Morgan started his life by making a bit of a hash of it, getting into a bit of legal trouble as a teen, going into the Army after WWII (he apparently tried going during the War, but was too young) and getting himself dishonorably discharged for running off to visit his girlfriend, and ending up with Mob ties in the 1950s.  Seems he ended up as a gunrunner, and he was in Cuba in 1957 when, for reasons that may not have even been true, he decided to go up into the mountains where he joined the anti-Batista forces and reinvented himself as an action hero.  Convinced the guerrillas he wasn't a pro-Batista CIA agent provocateur, which is exactly what he looked like, taught them whatever fighting skills he learned in the Army, put his ass on the front line for them and suffered in the woods with them.

He wasn't a socialist, but neither were the anti-Batistas he hooked up with, nor were all the anti-Batistas communists or socialists; you may or may not realize it, but there's even some debate to this day as to whether Fidel Castro, who was commanding another revolutionary force on the island, was a communist or socialist at that point: his brother, Raul, was, and his main man Che was, but Fidel himself remained coy about ideology until after the Bay of Pigs invasion (my own hypothesis is that Castro was, at least up until that point, a pragmatist and opportunist, who probably would have been happy to be whatever brought in foreign aid, kept Fulgencio Batista in the Dominican Republic and the U.S. at arm's length, and shored up his primacy amongst the revolutionaries).

Morgan was a national hero in Cuba, a pariah in his homeland (his citizenship got revoked after the Batista regime, which the U.S. was in bed with, collapsed), but he ended up on Fidel's shitlist.  Possibly because he was an American, and some Cubans suspected Morgan was a double or triple agent even after he foiled an American/Dominican Republican/Batista counterrevolutionary plot in 1959; some people, here, there and everywhere, evidently still think Morgan might have been in cahoots with American intelligence, even though documents released through the Freedom of Information Act suggest the CIA and FBI independently decided Morgan was radioactive.  Possibly because Morgan was explicitly not a leftist, and whether or not Castro was, Castro's closest advisors and supporters were, and the Soviet Union was increasingly Cuba's meal ticket as the United States went a bit nuts over Batista's exile (even knowing that Batista was a total bastard and that Batista's Cuba was practically a fiefdom of American organized crime).  Possibly because Castro recognized Morgan as a viable rival; indeed, as Morgan slowly gave up on the hope that Castro was a non-ideologue or moderate, he started caching supplies in the mountains with an eye towards another possible revolt (I'm not sure you'd call it a counterrevolution, though Castro did, since Morgan sure as hell wasn't going to be inviting Batista back in).

Anyway, Castro had Morgan arrested.  And Morgan went to prison.  And then he had the obligatory show trial.  And then he went back to prison.  And then they hauled him out and stood him against a wall, and they shot him.  Grann writes:
According to a prisoner’s account, a voice in the distance shouted, "Kneel and beg for your life."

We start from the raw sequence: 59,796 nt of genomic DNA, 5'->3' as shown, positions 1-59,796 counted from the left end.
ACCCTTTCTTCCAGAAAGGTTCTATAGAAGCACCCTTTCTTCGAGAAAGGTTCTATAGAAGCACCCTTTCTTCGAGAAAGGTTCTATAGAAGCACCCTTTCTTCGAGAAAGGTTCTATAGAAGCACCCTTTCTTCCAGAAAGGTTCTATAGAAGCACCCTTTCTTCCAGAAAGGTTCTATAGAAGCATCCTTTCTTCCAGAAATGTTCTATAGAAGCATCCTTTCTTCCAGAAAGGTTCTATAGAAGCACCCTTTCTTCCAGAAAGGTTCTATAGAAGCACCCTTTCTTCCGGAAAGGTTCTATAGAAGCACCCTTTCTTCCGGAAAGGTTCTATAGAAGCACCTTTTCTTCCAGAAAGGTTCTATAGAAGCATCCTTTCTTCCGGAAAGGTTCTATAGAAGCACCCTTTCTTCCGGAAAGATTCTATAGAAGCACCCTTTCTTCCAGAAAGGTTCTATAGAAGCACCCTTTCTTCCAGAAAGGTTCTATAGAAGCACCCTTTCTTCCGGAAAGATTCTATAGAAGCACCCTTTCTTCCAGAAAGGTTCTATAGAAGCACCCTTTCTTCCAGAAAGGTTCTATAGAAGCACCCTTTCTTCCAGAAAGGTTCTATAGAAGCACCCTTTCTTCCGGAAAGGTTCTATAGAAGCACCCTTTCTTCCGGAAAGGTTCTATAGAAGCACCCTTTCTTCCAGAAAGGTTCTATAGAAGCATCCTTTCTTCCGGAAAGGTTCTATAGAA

It was the last thing that Morgan could control. "I kneel for no man," he said.

One of the executioners shot him in the right knee. The Yankee comandante tried to stay on his feet, blood spilling around him. Then he was shot in the left knee. Finally, he collapsed, and was repeatedly shot in the torso and head. His face, a witness said, was "blown off."

"Many of the men in the patio were crying," the prisoner who had provided medicine recalled. "The rumbling, that almost rose to the pitch of a riot, was a tribute to William Morgan's popularity." [Morgan's wife, Olga] Rodríguez, sequestered in the safe house, did not yet know of her husband's death, but she felt a presence in her room. "I saw William," she says. “I felt him give me a kiss. No sound. Just the warmth of a kiss."

I have no idea how much of that account is true.  I don't mean that Grann invented it; I mean, for all I know this is what the prisoners told Olga Rodríguez when Castro's police finally caught up with her, the story she held onto for the years she was imprisoned in Cuba until she was (barely) allowed to flee to the United States in the Mariel Boatlift in 1980.  It may not even be a story that was made for her, it might well be the story the political prisoners told each other, embellished, cherished, clung to for their own sakes and not just for the sake of the martyred widow.

Hell, it may be exactly what happened.

I'm pretty sure, though, that whether or not it's what happened, it's how Morgan would have wanted to die.  It's epic, so epic I'm not sure how much credence to give it.  I don't know how much credence to give any stories about Morgan in Cuba, really, because he seems to have been revered by the non-Castro revolutionaries, and maybe the myth outgrew the man; but it also seems like Morgan aspired to be that myth.  And if he didn't say, "I kneel for no man," if he didn't try to keep on his feet even after he was shot in the leg, well: I'm pretty sure that's what he meant to do (and, again, for all I know, he did do exactly what he meant to, maybe the whole thing is surprisingly true; obviously, I wasn't there).